Archive for the 'Business planning' Category

Washington’s New Hashtag: #WithoutAnySenseOfShame

Let me tell you a story.

A boss gives an employee a project on January 1st that could easily be completed right away. This project had significant financial implications for the company. Month after month the boss checks in with the employee but finds the project still isn’t completed. The employee hasn’t done his job.

Finally, in the middle of December, almost a year later, the employee delivers the finished project as if there’s been a great accomplishment, but with two pieces of bad news: There are only two weeks left for the project to contribute to this year’s business, plus the project just delivered will be useless on January 1 without being completely reworked.

No doubt right now you’re yelling, “Who keeps an employee like this?” Or perhaps you’re saying, “This is a joke, right? No organization operates like that.” Sadly, this scenario is not only true, it’s been happening in a real organization, like in the movie Groundhog Day, for several years.

The employee in my story is Congress and the employer is America’s small business owners. The projects are 52 tax extenders which Congress has chosen to reapprove annually rather than make them permanent.

Many of these extenders are key factors in growth strategies, plus cash and tax planning for millions of businesses. Perhaps the most prominent is section 179 of the tax code. Part of this section allows and sets a limit for direct expensing of capital items in the year of acquisition, rather than depreciating those items over years.

For several years the Section 179 expensing limit, and the amount awaiting re-approval, was $500,000. But if this provision isn’t renewed it drops to $25,000. And just like in my story, instead of finishing the project permanently, Congress keeps renewing this extender each year, which wouldn’t be so bad if they did their work in January. But in 2014, without any sense of shame, Congress passed another one-year extension for the $500,000 level on December 16.

The expensing provision might not change whether you make the investment, nor the price of the purchase, but it does impact cash flow and tax planning for the year of acquisition, which is a big deal for most small businesses. If you were trying to make a 2014 equipment purchase decision, you had less than two weeks – over the holidays – to get that equipment in service in order to take advantage of the expensing option.

When you’ve read my past criticism of the anti-business practices of the political class in Washington, this is but one example. Like it or not, the tax code is very much a part of business investment decisions for companies large and small. And when investment decisions impeded at the micro level of a single purchase are aggregated across millions of businesses, it has a negative impact on economic growth. It’s not difficult to see how Congress’s failure to do their job has contributed to the moribund 2% annual GDP growth we’ve been suffering since 2009.

So here we are again feeling like it’s Groundhog Day because, like last year, Congress still hasn’t renewed the tax extenders for 2015. Next time someone asks why non-politicians are polling so high in the presidential campaigns, tell them this story.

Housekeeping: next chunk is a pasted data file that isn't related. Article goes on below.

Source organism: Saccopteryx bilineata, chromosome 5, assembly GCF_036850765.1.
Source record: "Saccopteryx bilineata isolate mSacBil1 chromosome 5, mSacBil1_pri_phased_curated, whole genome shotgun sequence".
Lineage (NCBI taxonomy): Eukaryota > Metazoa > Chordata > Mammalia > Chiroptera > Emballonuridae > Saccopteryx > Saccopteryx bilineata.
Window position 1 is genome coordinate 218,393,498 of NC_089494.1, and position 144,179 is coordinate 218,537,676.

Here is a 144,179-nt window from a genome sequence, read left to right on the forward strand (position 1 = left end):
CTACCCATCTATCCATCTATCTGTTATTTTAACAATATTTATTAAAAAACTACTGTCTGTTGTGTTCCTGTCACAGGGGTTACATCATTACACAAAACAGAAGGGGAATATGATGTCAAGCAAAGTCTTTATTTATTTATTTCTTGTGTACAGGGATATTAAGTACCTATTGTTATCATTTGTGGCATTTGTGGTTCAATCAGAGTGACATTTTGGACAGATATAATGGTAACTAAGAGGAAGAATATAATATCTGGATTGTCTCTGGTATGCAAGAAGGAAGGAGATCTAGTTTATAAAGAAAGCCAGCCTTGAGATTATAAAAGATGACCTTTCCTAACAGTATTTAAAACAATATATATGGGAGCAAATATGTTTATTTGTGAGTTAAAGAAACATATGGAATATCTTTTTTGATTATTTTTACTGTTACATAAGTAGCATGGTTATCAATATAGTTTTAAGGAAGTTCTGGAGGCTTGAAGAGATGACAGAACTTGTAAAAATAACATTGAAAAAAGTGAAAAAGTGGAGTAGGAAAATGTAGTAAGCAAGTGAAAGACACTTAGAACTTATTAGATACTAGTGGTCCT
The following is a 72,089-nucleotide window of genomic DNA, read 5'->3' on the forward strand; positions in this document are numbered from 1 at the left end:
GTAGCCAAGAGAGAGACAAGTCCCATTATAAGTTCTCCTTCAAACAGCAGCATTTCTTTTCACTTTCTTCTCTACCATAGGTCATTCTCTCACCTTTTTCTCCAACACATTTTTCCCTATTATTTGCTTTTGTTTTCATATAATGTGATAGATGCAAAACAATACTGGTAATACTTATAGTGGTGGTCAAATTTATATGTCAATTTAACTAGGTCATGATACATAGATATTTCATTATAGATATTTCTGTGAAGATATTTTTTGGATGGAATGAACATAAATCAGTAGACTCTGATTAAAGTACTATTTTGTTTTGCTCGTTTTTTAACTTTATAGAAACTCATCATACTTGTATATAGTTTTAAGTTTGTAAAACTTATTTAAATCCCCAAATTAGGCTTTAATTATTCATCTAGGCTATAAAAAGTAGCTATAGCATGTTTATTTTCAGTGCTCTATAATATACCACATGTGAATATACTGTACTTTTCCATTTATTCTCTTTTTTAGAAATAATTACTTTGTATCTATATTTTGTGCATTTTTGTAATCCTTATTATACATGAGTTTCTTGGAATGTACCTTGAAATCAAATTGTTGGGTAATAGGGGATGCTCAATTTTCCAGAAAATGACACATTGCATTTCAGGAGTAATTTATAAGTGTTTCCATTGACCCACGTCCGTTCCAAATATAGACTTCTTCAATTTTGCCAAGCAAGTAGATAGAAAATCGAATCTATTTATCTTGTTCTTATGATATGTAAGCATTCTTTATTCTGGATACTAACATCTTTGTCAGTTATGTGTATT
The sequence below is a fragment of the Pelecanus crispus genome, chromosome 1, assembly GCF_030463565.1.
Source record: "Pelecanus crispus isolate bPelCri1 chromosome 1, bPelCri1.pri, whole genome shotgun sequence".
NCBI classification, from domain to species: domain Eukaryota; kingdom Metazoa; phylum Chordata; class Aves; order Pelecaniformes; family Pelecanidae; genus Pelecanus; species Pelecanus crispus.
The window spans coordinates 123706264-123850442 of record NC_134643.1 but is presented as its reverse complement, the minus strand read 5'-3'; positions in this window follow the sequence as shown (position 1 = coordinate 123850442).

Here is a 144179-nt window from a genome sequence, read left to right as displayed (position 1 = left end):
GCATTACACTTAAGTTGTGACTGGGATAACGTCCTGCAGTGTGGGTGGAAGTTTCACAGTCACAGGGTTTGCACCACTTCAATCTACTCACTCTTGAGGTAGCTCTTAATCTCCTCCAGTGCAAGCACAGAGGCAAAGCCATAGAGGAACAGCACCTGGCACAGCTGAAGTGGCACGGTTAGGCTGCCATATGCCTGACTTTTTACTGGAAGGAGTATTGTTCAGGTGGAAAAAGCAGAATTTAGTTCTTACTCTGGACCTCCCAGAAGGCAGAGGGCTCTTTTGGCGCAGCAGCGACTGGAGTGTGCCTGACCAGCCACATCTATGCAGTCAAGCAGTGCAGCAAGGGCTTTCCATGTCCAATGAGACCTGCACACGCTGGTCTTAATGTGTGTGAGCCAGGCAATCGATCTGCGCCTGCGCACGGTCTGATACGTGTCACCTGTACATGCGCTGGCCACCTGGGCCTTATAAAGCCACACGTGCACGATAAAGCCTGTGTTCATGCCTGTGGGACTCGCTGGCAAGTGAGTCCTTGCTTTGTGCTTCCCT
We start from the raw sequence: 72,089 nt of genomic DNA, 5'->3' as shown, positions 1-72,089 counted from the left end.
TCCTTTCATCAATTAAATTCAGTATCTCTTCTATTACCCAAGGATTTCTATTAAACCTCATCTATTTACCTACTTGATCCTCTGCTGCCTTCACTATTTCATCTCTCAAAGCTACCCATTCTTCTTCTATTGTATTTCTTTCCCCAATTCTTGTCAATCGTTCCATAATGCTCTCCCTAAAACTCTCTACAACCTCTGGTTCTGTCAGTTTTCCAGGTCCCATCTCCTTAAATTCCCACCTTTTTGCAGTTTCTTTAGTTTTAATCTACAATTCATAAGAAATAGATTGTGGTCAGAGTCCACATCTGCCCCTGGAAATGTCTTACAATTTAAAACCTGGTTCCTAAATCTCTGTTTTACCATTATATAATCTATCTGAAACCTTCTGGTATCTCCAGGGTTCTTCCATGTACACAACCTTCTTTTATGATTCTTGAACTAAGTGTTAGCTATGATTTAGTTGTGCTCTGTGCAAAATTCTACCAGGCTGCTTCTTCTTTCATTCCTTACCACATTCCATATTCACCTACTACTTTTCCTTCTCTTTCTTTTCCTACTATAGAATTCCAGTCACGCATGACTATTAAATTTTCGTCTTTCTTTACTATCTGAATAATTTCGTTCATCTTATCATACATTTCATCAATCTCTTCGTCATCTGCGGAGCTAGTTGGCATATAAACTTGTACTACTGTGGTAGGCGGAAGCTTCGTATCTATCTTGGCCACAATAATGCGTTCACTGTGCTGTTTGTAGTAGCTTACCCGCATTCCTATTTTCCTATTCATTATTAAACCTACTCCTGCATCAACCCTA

Write this on a rock … Washington’s new Twitter hashtag should be: #WITHOUTANYSENSEOFSHAME.

Jim Blasingame is author of the award-winning book, The Age of the Customer: Prepare for the Moment of Relevance.

Four kinds of Vitamin C prevent professional scurvy

For centuries, prolonged service at sea resulted in sailors contracting a malady called scurvy.  Those so afflicted bruised easily, had joint pain, gum disease, tooth loss — you get the picture.

By the mid-18th century, researchers discovered that eating citrus fruit, like lemons and limes, would prevent scurvy. We now know the active ingredient in this “remedy” is vitamin C in the ascorbic acid found in these fruits. Ascorbic literally means “no scurvy” in Latin.

One of the maladies often found in business owners is a condition I call professional scurvy. This kind doesn’t cause your teeth to fall out, but symptoms do include high levels of negative energy, low levels of performance and an easily bruised ego resulting in an unfortunately high business failure rate.

The good news is, like the seagoing kind, professional scurvy can be cured with vitamin C — actually four kinds of professional vitamin C.

1.  Vitamin Courage

Challenges ignored turn into ugly problems that can bruise a business. But facing challenges with courage reduces the negative impact and provides a chance to morph them into opportunities.

Courage is being brave AFTER you’ve had time to think about it.  Catch challenges early so you can administer a dose of Vitamin Courage.

2.  Vitamin Confidence

Thomas Edison is alleged to have said failure is successfully identifying what doesn’t work. Pure success tends to build ego, which in high concentration can be professionally dangerous. But success alloyed with failure actually builds confidence, which is essential for long-term performance.

Vitamin Confidence in business is nothing more than faith in your ability to sail around present and future challenges, as well as seize opportunities that come your way.

3.  Vitamin Character

Contracts are the transactional laws of the marketplace. But like the relationship between captain and crew, it’s character that counts, not legal words or signatures on paper.